Microsoft is acquiring GitHub, the largest code repository in the world, for $7.5 billion, in the announcement made on Monday morning. GitHub is a large code repository that has become very popular with developers and companies hosting entire projects, documentation, and code. Apple, Amazon, Google, and many other big tech companies use GitHub. There are 85 million repositories hosted on GitHub, and 28 million developers contribute to them.
In the decade since it was founded, Github has become a cornerstone of the tech world, and one of the most important places on the internet for entities as large as Google and Microsoft and as small as high-school coding projects to document their work and collaborate.
Once the acquisition closes later this year, GitHub will be led by CEO Nat Friedman, an open source veteran and founder of Xamarin, who will continue to report to Microsoft Cloud + AI Group Executive Vice President Scott Guthrie; GitHub CEO and Co-Founder Chris Wanstrath will be a technical fellow at Microsoft, also reporting to Scott. The aim is that they will continue to advance GitHub as a platform loved by developers and trusted by organizations.
While it’s hard to know exactly how GitHub will fit into Microsoft’s business model, Nadella did hint that his company plans to “accelerate enterprise developers’ use of GitHub” by integrating the platform with Azure, Microsoft’s cloud service. It could also use its ownership of GitHub to nudge developers to build apps for Windows, though that would cut against its promises of operating it independently. In the most worrying scenario, Microsoft could use its position to monitor competitors’ projects on Github—and it’s possible that the simple fact of its ownership could scare away some GitHub users for that reason.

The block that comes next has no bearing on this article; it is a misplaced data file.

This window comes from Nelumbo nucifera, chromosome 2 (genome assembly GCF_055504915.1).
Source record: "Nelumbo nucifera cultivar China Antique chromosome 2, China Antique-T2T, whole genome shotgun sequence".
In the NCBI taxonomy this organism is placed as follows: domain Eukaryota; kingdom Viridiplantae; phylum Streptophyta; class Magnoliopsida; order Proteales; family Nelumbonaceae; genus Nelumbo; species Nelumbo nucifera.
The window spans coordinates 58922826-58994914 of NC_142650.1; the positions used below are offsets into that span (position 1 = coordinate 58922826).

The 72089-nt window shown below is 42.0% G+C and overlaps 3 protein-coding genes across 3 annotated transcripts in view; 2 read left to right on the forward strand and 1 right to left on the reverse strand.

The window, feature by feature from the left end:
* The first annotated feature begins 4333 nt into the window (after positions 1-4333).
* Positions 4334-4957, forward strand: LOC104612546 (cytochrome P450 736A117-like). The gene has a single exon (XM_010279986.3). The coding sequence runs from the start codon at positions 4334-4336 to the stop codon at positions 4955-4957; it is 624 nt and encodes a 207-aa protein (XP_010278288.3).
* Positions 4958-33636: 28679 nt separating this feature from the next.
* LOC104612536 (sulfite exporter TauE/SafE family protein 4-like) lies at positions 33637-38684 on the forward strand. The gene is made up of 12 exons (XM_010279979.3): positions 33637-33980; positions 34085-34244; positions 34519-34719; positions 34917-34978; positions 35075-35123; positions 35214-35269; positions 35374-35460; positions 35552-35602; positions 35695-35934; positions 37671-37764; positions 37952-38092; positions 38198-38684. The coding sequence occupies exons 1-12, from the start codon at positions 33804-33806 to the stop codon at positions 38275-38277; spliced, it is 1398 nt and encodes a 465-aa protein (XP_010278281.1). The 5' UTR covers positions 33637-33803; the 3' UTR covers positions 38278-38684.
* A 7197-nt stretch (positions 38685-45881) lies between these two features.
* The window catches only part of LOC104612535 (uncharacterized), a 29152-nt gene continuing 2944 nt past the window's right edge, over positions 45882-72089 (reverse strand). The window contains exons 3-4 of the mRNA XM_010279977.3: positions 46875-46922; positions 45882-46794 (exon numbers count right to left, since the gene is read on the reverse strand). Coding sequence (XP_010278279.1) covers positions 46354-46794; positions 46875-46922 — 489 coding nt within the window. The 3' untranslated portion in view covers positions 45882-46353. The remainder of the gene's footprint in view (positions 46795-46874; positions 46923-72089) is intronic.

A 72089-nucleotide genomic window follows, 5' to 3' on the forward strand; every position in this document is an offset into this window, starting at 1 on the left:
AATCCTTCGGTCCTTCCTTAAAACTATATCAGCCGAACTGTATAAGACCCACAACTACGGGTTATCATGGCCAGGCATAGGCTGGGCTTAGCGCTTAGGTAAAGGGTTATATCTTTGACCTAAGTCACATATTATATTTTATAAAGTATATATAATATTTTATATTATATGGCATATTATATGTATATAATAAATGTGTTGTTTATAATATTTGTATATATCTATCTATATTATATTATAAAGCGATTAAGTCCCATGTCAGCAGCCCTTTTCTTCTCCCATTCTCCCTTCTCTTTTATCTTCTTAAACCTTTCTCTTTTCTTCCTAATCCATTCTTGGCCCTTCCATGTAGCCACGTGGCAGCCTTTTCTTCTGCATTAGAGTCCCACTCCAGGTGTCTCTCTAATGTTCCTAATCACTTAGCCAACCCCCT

Microsoft points out that together with Github three opportunities stand clear ahead;
- They will empower developers at every stage of the development lifecycle – from ideation to collaboration to deployment to the cloud. Going forward, GitHub will remain an open platform, which any developer can plug into and extend. Developers will continue to be able to use the programming languages, tools and operating systems of their choice for their projects – and will still be able to deploy their code on any cloud and any device.
- They will accelerate enterprise developers’ use of GitHub, with our direct sales and partner channels and access to Microsoft’s global cloud infrastructure and services.
- They will bring Microsoft’s developer tools and services to new audiences.
Microsoft acknowledges the responsibility they have taking on GitHub agreement and they are committed to being stewards of the GitHub community, which will retain its developer-first ethos, operate independently and remain an open platform. They will always listen to developer feedback and invest in both fundamentals and new capabilities to empower developers.